The value of consensus can still be communicated effectively, argues Dr Adam Corner, psychologist at Cardiff University, in a recent Guardian article:
“The challenge is not to find a non-political way of engaging people on climate change, but to embrace the fact that politics permeates the discourse on climate change â?¦ pointing to a row of nodding scientists and expecting this to catalyse public concern is not going to get us far – no matter what the ‘magic number’ attached to the consensus is.”
Source: Guardian Sustainable Business 19th June 2014
A political contribution
Another point worth noting is that in pursuit of a single number to capture consensus, the answer you get depends on the question you ask, explains Professor Kevin Trenberth, climate variability expert at the US National Centre for Atmospheric Research:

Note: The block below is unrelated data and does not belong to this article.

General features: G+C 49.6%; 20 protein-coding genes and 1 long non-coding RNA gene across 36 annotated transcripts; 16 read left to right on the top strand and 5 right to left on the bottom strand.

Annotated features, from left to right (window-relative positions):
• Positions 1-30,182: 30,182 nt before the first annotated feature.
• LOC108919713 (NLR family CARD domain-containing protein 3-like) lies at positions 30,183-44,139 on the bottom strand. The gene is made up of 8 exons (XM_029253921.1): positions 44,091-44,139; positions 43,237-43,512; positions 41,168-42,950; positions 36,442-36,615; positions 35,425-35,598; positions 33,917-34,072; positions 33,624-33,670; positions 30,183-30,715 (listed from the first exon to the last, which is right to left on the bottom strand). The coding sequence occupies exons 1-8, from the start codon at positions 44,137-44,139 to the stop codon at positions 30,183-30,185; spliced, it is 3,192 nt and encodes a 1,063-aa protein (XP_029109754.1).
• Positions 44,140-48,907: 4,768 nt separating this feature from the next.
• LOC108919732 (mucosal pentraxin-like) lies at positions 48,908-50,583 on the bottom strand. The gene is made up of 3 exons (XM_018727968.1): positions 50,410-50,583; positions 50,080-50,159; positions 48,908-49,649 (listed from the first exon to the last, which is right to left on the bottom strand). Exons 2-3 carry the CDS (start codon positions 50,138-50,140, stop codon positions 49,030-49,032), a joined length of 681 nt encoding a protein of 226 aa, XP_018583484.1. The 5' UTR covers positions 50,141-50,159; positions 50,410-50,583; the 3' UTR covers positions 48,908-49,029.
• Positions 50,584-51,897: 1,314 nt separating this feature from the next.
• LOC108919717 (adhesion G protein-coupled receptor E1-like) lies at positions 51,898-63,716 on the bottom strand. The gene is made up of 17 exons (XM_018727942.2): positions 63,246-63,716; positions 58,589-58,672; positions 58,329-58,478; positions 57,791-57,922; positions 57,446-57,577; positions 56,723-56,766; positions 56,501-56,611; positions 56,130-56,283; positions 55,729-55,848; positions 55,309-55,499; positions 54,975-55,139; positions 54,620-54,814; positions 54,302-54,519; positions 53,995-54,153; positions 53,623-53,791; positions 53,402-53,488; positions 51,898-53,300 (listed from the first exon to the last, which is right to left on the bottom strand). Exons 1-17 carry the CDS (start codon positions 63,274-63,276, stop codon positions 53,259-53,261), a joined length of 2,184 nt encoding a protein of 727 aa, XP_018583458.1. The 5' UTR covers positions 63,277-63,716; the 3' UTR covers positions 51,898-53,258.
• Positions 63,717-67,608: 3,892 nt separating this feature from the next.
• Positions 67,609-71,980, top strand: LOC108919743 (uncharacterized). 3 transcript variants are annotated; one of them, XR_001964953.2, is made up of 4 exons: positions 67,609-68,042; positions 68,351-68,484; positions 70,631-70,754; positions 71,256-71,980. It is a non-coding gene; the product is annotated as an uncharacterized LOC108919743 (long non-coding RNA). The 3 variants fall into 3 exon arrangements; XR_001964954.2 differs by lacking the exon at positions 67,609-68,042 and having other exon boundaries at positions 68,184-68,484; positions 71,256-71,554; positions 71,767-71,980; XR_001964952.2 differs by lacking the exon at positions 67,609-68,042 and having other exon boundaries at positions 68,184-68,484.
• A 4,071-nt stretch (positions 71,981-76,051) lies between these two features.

“Very small changes can change the perceived consensus easily. 97% of scientists may agree that global warming from humans is happening but add any qualification like its timing or magnitude and it would change.”
And this can be unhelpful if clear communication is the objective. Arguing over what the precise number should be runs the risk of giving the impression there’s more uncertainty among scientists than there is. As long as there appear outwardly to be arguments over consensus, it’s easy for those who wish to discredit the science to avoid engaging with the level of agreement that really exists among scientists.
Nuances aside, the scientists we spoke to generally tended to see the value of emphasising the broad strength of consensus for communication purposes. Andrew Dessler, professor of atmospheric sciences at Texas A&M University, explains: